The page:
I get same old question time and time again... 'When will you give up?' Which makes you want scream in saids persons face for a multiple of reasons... a) You are never going to give up... When are you going to give up your boring 9-5 job that you hate so much because the boss is a douch and he overworks you? B) its frustrating that people think it is just a hobbie C) because it niggles away at a spot of fear where sometimes, just sometimes you think, maybe you should become a yoga teacher, knit owls or move to Thailand (refer to 2 blogs back) Because along the way you might realise what you thought you wanted isn't what you really want and what you thought you were working for ends up leading you to something else entirely. But at least if you try and you work hard, your chances of achieving great things are far hire than if you just bought a lottery ticket and sat watching reruns of Friends every night. 

The one thing I know for sure, when people add that other really insightful joyful question, whats your dream? Your goal? Eastenders? I know for sure the one thing I am looking for is time. Christian Bale was once asked what he was grateful for now he had all of the monies, and he replied time. Money can buy you time. Time to take a year out, time to learn another language, time to reflect, time to just 'be' and I know for a fact that's the aim, that's the end goal. Yes I like to act, and yes I like to play different people and tell stories and get on stage and get the buzz, and watch the end production and say 'Yehhhh we did that' but I am not shy to admit that I want to reep the benefits of that. The ability to not have to work 8 hours a day to just pay the rent, leaving me no time to do said story telling, production watching, or buzzing on stage. Having to earn money slogging away to just 'survive' does not tickle my fancies, and yes, some people may say 'Who do you think you are? We have to go to work and do a job we don't like that much, to retire at 65 if we are lucky and then go forth and experience LIFE'  once we have retired, but the point I think is, you don't have to. We do not have to stay molly coddled by the 'THIS IS WHAT WE ARE MEANT TO DO' The thought process that that, is the only option we have. And of course some people are more than content with that choice, and life and are fully content with that, but if your not, if there is something you want to pursue so you can have more time, early retirement, better quality of life (because noone 'wants' to shop in Iceland) Then it's OK to work hard to get it. Here in LA, that is welcomed, and at home, I feel that is shunned.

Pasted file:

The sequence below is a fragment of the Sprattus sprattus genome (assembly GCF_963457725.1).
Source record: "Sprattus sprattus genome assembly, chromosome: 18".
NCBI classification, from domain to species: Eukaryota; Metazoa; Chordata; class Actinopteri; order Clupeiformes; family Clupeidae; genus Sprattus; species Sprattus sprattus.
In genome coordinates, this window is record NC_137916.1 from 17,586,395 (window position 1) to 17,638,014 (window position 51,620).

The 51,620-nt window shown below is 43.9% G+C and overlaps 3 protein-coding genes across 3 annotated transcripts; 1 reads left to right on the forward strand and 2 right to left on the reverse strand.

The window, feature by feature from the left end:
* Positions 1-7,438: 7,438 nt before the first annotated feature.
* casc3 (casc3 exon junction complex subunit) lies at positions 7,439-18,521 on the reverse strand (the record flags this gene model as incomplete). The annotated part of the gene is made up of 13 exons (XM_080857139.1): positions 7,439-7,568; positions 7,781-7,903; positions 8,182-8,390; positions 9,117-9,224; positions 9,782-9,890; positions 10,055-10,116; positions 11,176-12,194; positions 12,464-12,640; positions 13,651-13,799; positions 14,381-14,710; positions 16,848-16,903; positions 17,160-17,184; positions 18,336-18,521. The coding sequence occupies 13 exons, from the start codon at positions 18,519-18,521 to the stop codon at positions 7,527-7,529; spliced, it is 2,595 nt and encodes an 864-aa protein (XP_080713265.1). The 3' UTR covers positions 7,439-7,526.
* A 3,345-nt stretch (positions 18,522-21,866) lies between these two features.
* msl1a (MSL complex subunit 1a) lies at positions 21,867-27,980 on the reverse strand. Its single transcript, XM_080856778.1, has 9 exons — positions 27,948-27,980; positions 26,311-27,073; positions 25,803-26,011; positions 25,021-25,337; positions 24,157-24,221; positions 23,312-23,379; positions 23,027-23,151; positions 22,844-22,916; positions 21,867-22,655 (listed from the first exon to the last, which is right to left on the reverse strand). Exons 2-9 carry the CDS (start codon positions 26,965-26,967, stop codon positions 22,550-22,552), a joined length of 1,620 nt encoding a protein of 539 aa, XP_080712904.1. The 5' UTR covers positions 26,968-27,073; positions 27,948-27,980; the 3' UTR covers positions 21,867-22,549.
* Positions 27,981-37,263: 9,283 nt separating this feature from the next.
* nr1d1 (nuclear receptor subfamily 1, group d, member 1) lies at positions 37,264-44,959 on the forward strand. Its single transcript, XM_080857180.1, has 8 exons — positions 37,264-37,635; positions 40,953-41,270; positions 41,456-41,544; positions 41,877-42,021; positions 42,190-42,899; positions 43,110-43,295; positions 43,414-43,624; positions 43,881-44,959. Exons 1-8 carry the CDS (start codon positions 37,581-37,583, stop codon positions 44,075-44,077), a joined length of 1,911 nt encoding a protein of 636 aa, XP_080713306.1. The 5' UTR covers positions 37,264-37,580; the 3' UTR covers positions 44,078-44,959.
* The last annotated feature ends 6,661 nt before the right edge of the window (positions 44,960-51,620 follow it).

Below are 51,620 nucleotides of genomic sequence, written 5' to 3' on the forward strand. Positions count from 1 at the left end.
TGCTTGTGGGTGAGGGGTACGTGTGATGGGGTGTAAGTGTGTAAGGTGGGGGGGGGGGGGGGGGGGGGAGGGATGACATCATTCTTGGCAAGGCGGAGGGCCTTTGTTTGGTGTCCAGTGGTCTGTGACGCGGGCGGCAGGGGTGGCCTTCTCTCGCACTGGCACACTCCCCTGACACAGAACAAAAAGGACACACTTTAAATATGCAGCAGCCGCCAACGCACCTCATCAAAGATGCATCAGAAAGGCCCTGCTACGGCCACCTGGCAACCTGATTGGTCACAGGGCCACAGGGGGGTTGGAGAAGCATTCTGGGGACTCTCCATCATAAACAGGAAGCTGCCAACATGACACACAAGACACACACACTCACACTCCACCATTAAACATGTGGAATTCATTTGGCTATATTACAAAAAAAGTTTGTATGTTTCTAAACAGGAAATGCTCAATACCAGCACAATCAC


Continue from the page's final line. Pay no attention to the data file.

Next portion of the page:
It's not as easy as saying 'Wahoo I want to be a Spice girl' you can't just give up your job and start your pop career the next day. Rent has to be paid somehow, but this is stuff we can be doing, progressing, working on, in between the hours of hell on earth temping. That 30 minutes I am on the bus scrolling through Instagram I could be writing to casting directors; organising my show reel edit; choosing head shots;  writing a scene. There is ways to utilise dead time, and it isn't with pinning loads of brides dresses onto a board, for a wedding that I am not planning yet. (Obviously I so don't do that) -_-

Here is a clip that literally changed my life that I watched a few months a go. A good friend sent it to me and the very next day I booked my flight to LA. Shonda Rhimes is my WCW... she Is smart and funny and wise and a little intimidating, and I love her. This whole speech rings true to what I have just been saying and what I feel differs in LA to home...

Stop dreaming, start doing!